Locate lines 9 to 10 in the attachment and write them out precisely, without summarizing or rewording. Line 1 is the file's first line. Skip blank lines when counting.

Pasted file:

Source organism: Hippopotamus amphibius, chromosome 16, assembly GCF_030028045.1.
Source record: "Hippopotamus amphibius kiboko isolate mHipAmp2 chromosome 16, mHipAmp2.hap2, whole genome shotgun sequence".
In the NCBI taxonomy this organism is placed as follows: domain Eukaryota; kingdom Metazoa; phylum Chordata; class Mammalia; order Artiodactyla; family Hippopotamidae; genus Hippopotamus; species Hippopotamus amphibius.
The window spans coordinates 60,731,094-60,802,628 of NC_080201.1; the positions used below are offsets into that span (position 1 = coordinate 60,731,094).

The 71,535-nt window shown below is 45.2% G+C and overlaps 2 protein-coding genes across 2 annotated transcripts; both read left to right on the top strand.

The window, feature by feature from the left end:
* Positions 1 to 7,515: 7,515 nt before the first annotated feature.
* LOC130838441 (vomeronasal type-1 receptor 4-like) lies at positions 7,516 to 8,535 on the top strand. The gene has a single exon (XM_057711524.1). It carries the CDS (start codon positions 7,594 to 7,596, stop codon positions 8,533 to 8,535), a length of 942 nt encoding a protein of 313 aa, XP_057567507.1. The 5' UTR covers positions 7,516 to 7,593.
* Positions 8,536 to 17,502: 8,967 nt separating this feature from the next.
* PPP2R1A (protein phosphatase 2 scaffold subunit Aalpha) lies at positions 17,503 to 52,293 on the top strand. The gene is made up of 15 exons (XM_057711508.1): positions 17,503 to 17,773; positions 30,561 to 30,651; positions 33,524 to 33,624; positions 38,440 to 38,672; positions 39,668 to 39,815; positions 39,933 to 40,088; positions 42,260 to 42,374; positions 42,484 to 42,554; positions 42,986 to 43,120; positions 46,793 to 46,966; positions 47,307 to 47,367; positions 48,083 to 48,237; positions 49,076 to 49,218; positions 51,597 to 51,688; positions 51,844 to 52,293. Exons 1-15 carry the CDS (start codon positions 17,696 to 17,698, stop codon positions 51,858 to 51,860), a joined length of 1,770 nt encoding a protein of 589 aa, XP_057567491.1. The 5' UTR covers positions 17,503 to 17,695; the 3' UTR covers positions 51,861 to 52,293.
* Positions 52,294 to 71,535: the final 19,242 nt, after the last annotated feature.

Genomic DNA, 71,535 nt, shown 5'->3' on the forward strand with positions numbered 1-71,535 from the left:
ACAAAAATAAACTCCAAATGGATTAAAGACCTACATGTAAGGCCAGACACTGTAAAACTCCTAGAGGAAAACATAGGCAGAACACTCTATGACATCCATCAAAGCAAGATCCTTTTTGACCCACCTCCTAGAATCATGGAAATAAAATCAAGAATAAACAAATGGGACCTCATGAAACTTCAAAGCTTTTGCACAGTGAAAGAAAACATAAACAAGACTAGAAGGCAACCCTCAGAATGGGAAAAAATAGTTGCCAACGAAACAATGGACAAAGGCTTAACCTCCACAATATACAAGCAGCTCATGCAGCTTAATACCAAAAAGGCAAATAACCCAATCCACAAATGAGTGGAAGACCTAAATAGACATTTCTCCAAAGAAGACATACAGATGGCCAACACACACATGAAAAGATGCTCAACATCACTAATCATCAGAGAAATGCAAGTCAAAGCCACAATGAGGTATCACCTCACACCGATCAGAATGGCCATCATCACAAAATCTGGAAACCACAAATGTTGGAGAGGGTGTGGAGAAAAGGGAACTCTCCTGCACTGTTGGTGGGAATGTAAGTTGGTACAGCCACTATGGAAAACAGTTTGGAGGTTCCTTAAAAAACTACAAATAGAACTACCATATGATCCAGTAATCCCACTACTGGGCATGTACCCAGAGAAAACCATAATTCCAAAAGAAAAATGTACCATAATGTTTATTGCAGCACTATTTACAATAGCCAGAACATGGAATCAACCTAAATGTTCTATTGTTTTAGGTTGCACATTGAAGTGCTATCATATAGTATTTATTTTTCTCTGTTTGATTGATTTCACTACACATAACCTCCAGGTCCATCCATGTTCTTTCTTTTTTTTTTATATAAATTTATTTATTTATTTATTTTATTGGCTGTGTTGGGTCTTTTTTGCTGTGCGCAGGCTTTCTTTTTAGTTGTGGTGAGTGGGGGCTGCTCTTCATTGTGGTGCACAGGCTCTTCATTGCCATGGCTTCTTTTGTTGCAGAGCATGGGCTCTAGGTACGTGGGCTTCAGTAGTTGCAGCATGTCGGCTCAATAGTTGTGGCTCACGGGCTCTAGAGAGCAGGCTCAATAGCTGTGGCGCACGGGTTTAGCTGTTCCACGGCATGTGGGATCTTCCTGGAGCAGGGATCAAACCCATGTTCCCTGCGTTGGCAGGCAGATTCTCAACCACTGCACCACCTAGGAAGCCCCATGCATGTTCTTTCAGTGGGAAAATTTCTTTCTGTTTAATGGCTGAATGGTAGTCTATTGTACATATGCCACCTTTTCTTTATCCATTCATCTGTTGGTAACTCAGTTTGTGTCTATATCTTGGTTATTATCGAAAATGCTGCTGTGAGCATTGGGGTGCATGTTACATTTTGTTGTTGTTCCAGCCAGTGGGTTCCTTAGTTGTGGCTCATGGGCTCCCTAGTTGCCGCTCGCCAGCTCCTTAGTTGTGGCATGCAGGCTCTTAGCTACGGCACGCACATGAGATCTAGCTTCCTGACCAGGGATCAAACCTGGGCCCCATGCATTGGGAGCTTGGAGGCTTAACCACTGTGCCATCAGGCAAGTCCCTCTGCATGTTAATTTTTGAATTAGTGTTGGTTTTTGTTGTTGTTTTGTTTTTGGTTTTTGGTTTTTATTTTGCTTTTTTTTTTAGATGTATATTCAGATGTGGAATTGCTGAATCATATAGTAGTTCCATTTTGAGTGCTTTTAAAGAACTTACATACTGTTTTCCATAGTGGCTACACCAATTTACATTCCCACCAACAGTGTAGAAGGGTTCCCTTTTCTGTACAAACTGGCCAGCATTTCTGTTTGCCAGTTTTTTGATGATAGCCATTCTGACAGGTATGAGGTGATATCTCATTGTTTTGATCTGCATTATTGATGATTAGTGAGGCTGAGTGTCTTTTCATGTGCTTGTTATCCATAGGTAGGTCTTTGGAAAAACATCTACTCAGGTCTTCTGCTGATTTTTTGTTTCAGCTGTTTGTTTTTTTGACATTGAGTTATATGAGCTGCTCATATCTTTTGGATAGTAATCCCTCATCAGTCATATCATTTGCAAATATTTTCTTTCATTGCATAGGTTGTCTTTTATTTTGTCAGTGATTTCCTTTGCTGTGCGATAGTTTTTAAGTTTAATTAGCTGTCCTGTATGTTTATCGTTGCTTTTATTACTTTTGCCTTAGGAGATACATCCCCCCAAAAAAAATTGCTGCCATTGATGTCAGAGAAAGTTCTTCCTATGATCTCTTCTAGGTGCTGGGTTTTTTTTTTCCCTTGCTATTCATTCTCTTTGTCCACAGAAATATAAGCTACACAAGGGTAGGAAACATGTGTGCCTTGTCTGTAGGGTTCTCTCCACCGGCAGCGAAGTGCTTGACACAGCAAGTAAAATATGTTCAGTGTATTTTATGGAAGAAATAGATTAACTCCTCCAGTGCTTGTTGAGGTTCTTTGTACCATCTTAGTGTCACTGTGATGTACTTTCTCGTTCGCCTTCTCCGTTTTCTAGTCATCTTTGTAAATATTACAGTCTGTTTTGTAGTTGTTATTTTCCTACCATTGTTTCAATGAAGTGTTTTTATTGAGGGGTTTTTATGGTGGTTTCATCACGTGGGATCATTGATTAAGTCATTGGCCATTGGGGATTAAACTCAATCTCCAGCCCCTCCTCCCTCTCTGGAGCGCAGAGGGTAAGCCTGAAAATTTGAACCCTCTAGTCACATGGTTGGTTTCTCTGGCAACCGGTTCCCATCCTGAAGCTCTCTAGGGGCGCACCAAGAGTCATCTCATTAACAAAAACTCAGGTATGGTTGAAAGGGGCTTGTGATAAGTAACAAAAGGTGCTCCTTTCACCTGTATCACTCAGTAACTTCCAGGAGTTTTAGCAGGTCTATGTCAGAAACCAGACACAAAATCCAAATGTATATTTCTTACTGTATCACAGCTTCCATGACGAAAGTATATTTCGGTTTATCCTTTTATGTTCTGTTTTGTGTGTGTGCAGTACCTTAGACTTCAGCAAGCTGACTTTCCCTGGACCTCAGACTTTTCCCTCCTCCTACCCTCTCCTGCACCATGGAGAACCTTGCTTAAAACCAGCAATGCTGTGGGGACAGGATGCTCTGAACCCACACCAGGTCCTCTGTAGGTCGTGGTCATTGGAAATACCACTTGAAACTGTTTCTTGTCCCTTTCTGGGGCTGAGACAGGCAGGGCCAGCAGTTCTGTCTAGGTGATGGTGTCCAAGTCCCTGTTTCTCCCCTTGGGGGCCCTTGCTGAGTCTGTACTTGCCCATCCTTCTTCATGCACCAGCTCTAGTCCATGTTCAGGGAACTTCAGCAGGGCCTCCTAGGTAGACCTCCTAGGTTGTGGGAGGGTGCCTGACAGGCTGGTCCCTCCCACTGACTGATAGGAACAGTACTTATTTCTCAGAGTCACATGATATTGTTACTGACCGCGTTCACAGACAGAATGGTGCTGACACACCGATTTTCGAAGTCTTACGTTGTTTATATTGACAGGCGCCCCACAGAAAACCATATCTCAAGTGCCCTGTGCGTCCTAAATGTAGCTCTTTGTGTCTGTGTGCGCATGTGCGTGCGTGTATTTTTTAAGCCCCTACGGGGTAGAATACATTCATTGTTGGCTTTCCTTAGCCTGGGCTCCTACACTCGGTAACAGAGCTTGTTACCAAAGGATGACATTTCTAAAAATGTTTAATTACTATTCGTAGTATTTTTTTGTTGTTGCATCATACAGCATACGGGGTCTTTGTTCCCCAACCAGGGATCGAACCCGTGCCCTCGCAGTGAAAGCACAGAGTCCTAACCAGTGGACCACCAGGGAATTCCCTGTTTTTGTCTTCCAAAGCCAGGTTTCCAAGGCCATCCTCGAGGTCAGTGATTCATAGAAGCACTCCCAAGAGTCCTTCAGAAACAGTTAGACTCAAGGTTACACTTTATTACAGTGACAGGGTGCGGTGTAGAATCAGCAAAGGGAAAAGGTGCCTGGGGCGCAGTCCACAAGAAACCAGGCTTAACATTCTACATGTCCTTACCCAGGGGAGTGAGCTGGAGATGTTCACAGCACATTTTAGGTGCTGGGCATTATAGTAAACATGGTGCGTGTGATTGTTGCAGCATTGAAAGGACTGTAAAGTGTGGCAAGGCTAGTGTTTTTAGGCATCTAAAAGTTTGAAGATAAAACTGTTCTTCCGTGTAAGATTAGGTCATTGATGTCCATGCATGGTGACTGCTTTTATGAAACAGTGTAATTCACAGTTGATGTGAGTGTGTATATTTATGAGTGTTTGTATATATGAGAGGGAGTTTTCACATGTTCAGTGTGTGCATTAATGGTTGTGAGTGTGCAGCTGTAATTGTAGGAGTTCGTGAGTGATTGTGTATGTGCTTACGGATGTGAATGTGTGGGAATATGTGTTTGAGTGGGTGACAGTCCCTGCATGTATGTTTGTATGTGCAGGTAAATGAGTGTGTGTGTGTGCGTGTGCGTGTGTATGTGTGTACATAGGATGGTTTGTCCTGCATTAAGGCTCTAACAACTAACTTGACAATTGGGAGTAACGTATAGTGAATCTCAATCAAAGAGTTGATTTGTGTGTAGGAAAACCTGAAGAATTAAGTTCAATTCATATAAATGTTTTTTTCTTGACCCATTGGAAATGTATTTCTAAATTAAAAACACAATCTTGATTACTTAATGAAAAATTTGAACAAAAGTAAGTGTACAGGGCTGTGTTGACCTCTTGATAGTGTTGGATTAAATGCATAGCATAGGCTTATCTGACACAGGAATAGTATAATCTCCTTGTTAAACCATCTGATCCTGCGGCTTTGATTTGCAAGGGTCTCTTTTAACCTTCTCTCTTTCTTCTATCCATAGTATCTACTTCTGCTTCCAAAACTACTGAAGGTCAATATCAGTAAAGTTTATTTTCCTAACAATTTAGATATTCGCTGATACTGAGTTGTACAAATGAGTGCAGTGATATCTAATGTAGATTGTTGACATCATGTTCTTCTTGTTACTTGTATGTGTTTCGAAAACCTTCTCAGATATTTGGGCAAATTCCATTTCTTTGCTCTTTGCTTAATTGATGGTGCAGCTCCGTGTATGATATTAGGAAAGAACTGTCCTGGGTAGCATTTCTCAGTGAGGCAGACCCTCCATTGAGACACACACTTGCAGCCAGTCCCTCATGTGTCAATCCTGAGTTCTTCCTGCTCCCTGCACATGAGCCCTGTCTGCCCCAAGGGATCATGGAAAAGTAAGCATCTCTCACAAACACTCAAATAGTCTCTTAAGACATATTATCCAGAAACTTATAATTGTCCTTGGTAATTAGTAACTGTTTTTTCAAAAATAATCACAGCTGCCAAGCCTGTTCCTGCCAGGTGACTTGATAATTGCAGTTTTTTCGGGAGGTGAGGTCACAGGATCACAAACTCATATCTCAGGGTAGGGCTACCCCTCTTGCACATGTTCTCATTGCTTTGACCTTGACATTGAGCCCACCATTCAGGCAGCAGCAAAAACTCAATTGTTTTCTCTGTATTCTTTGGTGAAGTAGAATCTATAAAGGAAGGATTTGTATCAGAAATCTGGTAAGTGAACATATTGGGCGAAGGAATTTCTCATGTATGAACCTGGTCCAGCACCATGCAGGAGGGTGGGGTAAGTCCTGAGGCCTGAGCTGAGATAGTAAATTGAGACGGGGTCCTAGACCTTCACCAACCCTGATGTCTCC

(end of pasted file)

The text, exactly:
* Positions 8,536 to 17,502: 8,967 nt separating this feature from the next.
* PPP2R1A (protein phosphatase 2 scaffold subunit Aalpha) lies at positions 17,503 to 52,293 on the top strand. The gene is made up of 15 exons (XM_057711508.1): positions 17,503 to 17,773; positions 30,561 to 30,651; positions 33,524 to 33,624; positions 38,440 to 38,672; positions 39,668 to 39,815; positions 39,933 to 40,088; positions 42,260 to 42,374; positions 42,484 to 42,554; positions 42,986 to 43,120; positions 46,793 to 46,966; positions 47,307 to 47,367; positions 48,083 to 48,237; positions 49,076 to 49,218; positions 51,597 to 51,688; positions 51,844 to 52,293. Exons 1-15 carry the CDS (start codon positions 17,696 to 17,698, stop codon positions 51,858 to 51,860), a joined length of 1,770 nt encoding a protein of 589 aa, XP_057567491.1. The 5' UTR covers positions 17,503 to 17,695; the 3' UTR covers positions 51,861 to 52,293.